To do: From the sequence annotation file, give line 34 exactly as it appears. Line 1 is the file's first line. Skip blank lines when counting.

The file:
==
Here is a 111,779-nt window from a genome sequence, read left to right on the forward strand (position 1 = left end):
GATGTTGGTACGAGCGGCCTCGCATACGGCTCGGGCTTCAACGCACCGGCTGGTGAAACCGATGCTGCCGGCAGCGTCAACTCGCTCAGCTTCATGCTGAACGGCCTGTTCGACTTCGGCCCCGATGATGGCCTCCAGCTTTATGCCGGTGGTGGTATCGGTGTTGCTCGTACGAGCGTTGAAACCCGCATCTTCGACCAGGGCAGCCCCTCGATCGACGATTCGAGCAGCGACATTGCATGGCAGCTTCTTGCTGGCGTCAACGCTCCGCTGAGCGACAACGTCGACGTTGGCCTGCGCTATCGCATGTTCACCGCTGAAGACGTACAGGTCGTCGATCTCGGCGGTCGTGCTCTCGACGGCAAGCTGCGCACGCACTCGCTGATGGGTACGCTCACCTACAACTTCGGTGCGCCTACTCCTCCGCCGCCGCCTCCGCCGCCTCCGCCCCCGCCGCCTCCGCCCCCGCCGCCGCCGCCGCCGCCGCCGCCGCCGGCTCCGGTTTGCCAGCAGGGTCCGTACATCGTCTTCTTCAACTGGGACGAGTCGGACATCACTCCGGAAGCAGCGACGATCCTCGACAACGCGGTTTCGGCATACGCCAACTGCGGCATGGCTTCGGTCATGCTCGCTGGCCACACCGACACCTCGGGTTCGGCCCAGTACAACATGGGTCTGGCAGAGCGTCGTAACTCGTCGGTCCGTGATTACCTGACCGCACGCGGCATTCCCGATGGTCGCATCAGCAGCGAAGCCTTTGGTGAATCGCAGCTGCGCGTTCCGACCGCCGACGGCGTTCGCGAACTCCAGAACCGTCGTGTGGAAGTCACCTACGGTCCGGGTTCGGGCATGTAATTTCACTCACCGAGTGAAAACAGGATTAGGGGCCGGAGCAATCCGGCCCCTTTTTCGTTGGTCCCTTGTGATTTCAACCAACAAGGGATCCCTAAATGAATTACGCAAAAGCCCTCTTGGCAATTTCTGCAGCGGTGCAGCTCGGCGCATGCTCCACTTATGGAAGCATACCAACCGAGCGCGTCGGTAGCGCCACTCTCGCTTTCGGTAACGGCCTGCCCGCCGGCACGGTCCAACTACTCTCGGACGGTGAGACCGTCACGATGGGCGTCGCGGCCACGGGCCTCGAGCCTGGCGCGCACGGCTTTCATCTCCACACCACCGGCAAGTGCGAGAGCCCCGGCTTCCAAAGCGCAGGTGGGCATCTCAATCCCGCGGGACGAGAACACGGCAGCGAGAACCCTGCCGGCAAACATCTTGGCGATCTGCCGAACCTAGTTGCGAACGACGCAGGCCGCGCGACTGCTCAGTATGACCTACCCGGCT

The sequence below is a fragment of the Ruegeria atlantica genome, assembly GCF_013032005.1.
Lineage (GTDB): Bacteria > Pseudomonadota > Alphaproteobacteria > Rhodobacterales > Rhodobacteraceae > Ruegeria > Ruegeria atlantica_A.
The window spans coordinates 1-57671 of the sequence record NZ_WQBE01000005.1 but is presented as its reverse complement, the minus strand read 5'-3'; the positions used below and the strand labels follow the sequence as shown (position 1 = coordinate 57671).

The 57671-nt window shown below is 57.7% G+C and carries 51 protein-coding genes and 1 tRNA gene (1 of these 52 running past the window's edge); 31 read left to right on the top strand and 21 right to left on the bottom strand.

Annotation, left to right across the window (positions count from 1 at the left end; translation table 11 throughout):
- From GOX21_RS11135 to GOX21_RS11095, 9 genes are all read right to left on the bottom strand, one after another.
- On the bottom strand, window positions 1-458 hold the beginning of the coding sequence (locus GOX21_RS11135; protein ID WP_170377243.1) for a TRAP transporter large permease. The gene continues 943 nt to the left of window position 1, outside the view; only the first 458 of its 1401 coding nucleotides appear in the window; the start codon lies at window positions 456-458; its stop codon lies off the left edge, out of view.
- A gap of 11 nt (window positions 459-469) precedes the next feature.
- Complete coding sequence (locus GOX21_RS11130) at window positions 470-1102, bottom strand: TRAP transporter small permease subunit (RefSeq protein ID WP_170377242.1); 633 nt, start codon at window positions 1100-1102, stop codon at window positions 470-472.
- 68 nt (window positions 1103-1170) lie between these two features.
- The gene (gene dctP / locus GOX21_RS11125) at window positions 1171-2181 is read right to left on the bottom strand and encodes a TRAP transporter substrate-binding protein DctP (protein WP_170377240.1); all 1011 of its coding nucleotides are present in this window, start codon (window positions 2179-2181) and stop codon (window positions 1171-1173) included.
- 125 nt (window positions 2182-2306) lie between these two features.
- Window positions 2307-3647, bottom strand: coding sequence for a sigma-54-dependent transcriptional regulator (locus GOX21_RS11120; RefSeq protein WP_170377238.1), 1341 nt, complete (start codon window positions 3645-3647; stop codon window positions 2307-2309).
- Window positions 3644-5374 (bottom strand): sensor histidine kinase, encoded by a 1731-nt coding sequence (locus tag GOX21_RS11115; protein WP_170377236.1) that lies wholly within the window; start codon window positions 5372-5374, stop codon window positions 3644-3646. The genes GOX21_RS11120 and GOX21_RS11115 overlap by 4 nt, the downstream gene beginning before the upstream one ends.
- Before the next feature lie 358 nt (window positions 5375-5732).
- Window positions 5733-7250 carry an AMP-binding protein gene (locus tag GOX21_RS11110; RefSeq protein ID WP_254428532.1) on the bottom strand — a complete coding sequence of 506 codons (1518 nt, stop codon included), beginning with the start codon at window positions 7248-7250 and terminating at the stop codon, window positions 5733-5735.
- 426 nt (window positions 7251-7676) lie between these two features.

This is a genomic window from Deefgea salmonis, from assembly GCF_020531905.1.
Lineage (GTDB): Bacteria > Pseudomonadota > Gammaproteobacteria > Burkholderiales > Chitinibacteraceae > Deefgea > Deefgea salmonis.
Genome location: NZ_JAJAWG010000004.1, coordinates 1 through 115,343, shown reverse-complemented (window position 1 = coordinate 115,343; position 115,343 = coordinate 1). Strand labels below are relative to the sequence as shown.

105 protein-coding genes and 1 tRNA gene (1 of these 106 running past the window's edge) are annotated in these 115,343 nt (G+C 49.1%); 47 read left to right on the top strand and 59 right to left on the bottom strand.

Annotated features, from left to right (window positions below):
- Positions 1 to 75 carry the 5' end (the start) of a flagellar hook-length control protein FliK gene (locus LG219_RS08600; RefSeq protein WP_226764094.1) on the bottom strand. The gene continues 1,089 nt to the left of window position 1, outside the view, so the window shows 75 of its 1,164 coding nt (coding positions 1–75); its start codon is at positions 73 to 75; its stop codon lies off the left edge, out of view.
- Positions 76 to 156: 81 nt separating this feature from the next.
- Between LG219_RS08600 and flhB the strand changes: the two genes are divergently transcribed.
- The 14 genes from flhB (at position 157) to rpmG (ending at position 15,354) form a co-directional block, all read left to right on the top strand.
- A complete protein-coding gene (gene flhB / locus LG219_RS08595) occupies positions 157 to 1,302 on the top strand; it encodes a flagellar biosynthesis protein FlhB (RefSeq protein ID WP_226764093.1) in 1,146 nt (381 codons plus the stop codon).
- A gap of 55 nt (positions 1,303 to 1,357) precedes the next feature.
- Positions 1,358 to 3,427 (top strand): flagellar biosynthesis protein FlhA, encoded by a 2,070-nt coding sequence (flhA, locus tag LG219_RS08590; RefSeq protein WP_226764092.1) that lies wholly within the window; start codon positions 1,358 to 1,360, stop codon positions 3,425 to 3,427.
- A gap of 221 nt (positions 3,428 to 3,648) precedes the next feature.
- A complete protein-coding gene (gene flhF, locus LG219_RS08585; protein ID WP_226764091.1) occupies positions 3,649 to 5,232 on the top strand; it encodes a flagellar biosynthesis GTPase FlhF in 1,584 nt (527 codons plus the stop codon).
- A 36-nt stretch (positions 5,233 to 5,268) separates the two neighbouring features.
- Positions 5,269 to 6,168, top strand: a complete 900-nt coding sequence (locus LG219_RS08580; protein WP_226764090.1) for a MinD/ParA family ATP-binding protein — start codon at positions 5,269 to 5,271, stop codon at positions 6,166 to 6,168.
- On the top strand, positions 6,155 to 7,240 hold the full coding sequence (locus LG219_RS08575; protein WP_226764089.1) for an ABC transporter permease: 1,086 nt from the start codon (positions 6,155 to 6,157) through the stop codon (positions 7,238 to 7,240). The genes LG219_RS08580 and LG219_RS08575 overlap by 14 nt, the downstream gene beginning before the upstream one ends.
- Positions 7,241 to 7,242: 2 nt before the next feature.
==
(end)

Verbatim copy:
- A 36-nt stretch (positions 5,233 to 5,268) separates the two neighbouring features.